Should last a while if taken care of. Just make sure the cones aren't too tight (there should be a tiny bit of play that will go away when the axle nuts are tightened) and the bearings are well greased.
    spend the cash, its pain in the arse to fiddle with these things, and then you have to pullem out cleanem repackem, and again and again and again.

    buy the higher quality hubs dont waste your time(havent ridden them but assume the Suzue promax are ok), you will appreciate your ride more and like riding more overall.

  12. #12
    loser
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    so they're not idiot proof?
    (sorry)

  13. #13
    Direct Hit Not Required BlastRadius's Avatar
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    ProMax's are good, that's what I have now but I've ridden the "basics" too and I didn't feel much difference. Of course I weigh 135# and am not very abusive to my gear.

  14. #14
    Perineal Pressurized dobber's Avatar
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    The GT use to sport Suzue Jr on MA2s till I swapped in a pair of DA / Open Pros. They were solid troopers if you maintained em. They're now rollin beneath the newly built up Purple Mistake although the rear hub is gonna get swapped out for a ProMax.

  15. #15
    Track Rat gotambushed's Avatar
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    i still like cup and cone, call me a masochist, but i like being able to adjust load, replace ball bearings etc. theres a reason you can buy pro max hubs with cup and cones, a reason why campy record track hubs have cup and cones,
    as with any machined part, tolerences get larger the cheaper the part is,
    a campy or promax will have extremely tight tolerences on the bearing races, best surface finish to prevent wearing the bearings, everything is precision. don't expect a miracle with a 25 dollar hub, the bearings need to be replaced soon, get some nice swiss cromiums as isotopesope suggested.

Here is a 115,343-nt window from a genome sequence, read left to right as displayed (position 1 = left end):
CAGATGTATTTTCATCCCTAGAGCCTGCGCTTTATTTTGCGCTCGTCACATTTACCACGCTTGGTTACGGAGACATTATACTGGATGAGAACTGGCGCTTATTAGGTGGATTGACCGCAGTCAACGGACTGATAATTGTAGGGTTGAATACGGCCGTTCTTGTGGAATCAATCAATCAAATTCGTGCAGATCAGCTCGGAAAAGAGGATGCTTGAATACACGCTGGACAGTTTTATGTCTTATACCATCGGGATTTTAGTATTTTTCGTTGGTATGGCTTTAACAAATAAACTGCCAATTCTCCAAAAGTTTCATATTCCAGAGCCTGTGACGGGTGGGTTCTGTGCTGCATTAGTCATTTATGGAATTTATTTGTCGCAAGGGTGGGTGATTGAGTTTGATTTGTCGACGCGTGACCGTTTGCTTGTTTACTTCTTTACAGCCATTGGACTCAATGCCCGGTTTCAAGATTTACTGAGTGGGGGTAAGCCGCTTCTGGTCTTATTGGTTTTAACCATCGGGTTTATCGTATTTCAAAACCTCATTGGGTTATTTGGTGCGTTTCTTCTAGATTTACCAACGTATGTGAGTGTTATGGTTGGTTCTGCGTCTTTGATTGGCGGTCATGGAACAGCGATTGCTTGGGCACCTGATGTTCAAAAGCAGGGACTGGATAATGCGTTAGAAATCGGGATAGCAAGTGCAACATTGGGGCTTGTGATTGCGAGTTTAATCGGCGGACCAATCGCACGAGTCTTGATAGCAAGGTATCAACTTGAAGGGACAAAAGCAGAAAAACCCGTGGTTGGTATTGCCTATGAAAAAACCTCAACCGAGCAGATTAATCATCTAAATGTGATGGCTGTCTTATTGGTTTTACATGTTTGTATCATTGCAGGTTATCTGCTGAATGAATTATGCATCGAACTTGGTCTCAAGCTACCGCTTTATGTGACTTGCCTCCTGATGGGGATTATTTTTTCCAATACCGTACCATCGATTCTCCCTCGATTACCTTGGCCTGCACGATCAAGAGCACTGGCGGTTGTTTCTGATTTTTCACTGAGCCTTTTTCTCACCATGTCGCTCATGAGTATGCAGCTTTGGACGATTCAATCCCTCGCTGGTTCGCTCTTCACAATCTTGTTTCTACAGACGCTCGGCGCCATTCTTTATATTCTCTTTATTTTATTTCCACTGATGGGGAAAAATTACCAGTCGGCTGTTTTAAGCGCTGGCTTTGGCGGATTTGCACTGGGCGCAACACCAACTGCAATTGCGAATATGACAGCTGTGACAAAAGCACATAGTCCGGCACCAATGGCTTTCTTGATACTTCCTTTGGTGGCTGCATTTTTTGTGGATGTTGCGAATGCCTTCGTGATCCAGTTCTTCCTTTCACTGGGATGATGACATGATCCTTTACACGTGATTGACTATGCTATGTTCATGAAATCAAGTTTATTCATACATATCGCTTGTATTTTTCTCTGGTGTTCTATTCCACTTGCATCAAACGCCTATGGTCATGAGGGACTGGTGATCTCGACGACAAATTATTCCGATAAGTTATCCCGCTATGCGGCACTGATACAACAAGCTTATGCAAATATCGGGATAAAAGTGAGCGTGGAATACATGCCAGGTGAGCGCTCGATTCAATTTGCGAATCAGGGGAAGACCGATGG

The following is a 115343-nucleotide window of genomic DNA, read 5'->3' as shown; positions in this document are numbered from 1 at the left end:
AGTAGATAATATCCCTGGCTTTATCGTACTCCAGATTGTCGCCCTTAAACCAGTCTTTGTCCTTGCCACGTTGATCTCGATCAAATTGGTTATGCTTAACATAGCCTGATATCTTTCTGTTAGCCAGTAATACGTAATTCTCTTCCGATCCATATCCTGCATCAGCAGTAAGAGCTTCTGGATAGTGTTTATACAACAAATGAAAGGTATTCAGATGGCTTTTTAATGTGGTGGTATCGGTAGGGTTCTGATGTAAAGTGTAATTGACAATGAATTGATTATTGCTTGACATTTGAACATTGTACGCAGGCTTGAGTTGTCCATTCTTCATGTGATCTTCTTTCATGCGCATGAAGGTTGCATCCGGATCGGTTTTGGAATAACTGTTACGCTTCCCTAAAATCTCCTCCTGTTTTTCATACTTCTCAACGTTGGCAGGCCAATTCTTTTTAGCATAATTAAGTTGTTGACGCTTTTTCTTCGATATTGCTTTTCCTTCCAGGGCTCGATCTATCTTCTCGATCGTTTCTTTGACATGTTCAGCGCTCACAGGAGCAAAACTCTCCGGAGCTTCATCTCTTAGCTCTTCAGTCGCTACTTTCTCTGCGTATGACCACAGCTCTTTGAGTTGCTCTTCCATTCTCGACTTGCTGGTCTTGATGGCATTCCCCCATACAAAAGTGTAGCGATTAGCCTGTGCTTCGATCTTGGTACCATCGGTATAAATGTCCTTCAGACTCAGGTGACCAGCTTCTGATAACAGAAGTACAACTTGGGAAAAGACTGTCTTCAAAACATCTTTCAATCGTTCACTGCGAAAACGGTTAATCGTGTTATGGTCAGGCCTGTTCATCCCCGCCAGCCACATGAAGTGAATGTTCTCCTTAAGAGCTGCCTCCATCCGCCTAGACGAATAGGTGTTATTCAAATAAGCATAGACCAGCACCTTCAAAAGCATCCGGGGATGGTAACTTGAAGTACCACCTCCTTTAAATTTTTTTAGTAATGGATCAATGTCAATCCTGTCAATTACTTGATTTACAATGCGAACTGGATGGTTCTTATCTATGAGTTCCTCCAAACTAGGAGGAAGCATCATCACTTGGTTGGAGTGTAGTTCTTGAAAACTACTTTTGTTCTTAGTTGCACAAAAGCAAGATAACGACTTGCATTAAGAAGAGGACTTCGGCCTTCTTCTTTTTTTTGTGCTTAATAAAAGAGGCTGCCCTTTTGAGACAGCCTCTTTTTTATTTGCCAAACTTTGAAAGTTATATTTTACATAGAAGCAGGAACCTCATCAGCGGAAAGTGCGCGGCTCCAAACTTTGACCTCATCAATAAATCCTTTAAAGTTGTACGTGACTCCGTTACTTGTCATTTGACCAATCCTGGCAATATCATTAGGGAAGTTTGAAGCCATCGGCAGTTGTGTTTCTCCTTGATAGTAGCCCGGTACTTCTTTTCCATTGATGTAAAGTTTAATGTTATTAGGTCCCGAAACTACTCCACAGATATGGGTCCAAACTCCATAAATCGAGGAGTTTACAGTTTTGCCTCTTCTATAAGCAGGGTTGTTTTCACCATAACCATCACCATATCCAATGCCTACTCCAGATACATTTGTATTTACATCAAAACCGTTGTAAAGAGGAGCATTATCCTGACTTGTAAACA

if you really want to make it better, replace the axle and cones with high quality ones,
    polish the inner hub races with metal polish.
    once you get through a complete overhaul of a JR hub, you end up with somthing half decent for the track, not so good for sloppy weather,
    and if you don't have the parts laying around, the cost can add up to somthing close to a low end sealed hub.
    you can still make the hubs serviceable. and they shouldn't be discarded because they need some maintenance every once and a while.
    just my opinion
    Almost is only for horseshoes and hand grenades.

  16. #16
    Spawn of Satan
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    Consider THIS!

  17. #17
    hang up your boots ostro's Avatar
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    I would say bottom line, if you are not riding on the track or just begining, i would go for a sealed hub. Gotambushed makes a good point, but if you are commuting, one day of rain can force you to take your Suzue Jr. hub apart to clean them, say it rains again on the second day, guess what you might be doing again that night.

    If you just want to ride hassel free, sealed hub, if you are into Zen and art of Bicycle maintenance, cup cone hub.

  18. #18
    SuperstitiousHyperrealist jinx_removing's Avatar
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    I don't really think the Suzue Basic is as bad as a lot of people make it out to be. I've had one on my rain bike for over a year and it does the job pretty well.

    Do they need to be serviced often? Yes.

    Should you be skidding with them? Probably not.

    Do they spin as smooth as a more expensive hub? Not even close.

    Do I recommend them to someone who is looking for a cheap wheelset? Nope. Spend the extra $ IMO.

    Should you ditch yours if you already own one? No way.